Boon Docking Provides Traditional RV Camping Alternatives
If boon docking is not a familiar RV or camping term to you, it will not be long until other RV
camping enthusiasts introduce you to this time honored RV camping tradition.
The art of boon docking is also referred to as dry camping or dispersed camping and
offers many campers the opportunity to enjoy the comforts of their RV while still enjoying nature without the
modernization or amenities that campgrounds offer.
Boon docking is also an alternative to one night stopovers at a campground while traveling from one destination to
another and many RVers find Wal-Mart parking lots and truck stops to be just the solution. Places like Wal-Mart
know the value of catering to the camping community, as they provide a perfect place to stock up on RV camping
supplies and outdoor necessities while on the road.
Whether you are boon docking for convenience while heading toward your camping destination, or if you have chosen
boon docking as the RV camping experience you are seeking, there are certain boon docking tips and camping protocol
The first is courtesy and common sense. If you are boon docking in a Wal-Mart parking lot, it is not a good idea to
pull out the lawn chairs and camping equipment and setup shop. Doing so will quickly ruin the boon docking option
for others and sour the reputation of campers in general.
Any overnight RV stay in public locales should be treated as a privilege and not an entitlement. The same holds
true for boon docking in remote locations, always honor the environment and leave it pristine for other campers who
are to follow.
When RV camping without full hook-ups, there are other considerations as well that will assist you in getting the
most out of your boon docking camping adventure. Water and power utilization and conservation is always the
foremost concern among dry campers. With a little experience and planning, RV campers can easily become accustomed
to conserving both.
Water conservation while dry camping comes down to paying attention to details. Don't let the water run while
brushing your teeth; run water slowly to conserve consumption; and capture water in the shower to recycle for
rinsing and flushing. When you are waiting for the water temperature to adjust for a shower, reclaim that water --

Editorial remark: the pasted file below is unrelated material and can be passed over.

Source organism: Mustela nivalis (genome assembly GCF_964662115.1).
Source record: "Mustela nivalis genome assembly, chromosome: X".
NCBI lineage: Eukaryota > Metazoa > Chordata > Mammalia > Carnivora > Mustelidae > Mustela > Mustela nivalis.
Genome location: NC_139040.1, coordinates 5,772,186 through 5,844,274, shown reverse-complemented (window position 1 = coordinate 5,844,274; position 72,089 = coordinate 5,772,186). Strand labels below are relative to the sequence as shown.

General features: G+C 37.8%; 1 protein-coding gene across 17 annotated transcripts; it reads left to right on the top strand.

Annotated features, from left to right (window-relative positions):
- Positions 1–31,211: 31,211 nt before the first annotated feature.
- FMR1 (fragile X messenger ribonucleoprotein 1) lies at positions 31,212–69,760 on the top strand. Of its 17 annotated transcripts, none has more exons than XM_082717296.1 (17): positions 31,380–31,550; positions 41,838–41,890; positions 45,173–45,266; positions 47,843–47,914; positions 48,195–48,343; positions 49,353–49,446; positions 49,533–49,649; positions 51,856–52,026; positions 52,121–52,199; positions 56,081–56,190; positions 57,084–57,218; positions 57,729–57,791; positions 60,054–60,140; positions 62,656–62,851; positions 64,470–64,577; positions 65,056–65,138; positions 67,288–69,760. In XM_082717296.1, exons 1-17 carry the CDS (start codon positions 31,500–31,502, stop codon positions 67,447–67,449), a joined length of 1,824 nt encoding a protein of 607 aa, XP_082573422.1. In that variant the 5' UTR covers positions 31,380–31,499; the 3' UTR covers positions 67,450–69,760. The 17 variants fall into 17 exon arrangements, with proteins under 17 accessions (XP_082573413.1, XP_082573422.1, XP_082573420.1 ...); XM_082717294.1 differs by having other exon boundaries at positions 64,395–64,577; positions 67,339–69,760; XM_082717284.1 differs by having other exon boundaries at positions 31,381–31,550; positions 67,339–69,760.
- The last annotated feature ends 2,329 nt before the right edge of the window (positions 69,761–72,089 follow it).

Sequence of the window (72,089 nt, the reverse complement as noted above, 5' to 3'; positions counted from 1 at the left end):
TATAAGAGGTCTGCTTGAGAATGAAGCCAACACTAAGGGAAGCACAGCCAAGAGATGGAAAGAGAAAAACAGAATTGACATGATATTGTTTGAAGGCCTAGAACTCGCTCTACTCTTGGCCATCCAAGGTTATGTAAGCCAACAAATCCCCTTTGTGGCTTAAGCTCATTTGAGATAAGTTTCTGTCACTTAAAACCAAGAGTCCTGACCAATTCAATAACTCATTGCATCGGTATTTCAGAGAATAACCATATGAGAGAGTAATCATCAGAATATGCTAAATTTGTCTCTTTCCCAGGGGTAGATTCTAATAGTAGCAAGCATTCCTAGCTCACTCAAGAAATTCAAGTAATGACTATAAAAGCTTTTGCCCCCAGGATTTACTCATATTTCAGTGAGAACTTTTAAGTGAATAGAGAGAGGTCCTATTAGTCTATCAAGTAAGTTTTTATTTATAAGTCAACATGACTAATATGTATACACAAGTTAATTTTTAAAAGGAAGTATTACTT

you will find many other uses for it. And remember to always shower using the wet and rinse technique. There are
many other water conservation options available for dry campers as well and the RV industry has a wide variety of
electronics and accessories available.
Power and electrical needs follow the same laws of conservation and require paying attention to detail as well.
Inverters, generators, and solar panels are all options and in combination can extend power usage quite adequately.
There are so many alternatives and they are dependent upon your existing RV configuration, so the ideal solution is
Determine the type and amount of power that your TV, satellite dish, VCR, refrigerator, or microwave places on
power consumption and calculate the load requirements and how best to disburse them before venturing out.
Boon docking can be intimidating at first, but with advanced thought and planning it can provide tremendous
pleasure beyond what RVers are looking for in a traditional campground. And you are certainly not alone in the
great outdoors when it comes to boon docking! A simple Google query will yield other RV camping enthusiasts who
share boon docking tips, routes, locations, and many other valuable pieces of information that only the experienced
boon docking camper would think of.
There is also a huge assortment of LTV (Long Term Visitor) Areas in California and Arizona, and BLM (Bureau of Land
Management) Information available detailing designated wilderness areas, regulations, and amenities. Other
experienced boon docking RV campers have put together huge online lists of creative ways to boon dock, camping and
boon docking forums, travel blogs and other valuable resources.
So if boon docking is in your future RV camping plans, you will find you are in good company -- it's just that the
company won't be sitting in the campground site five feet from yours!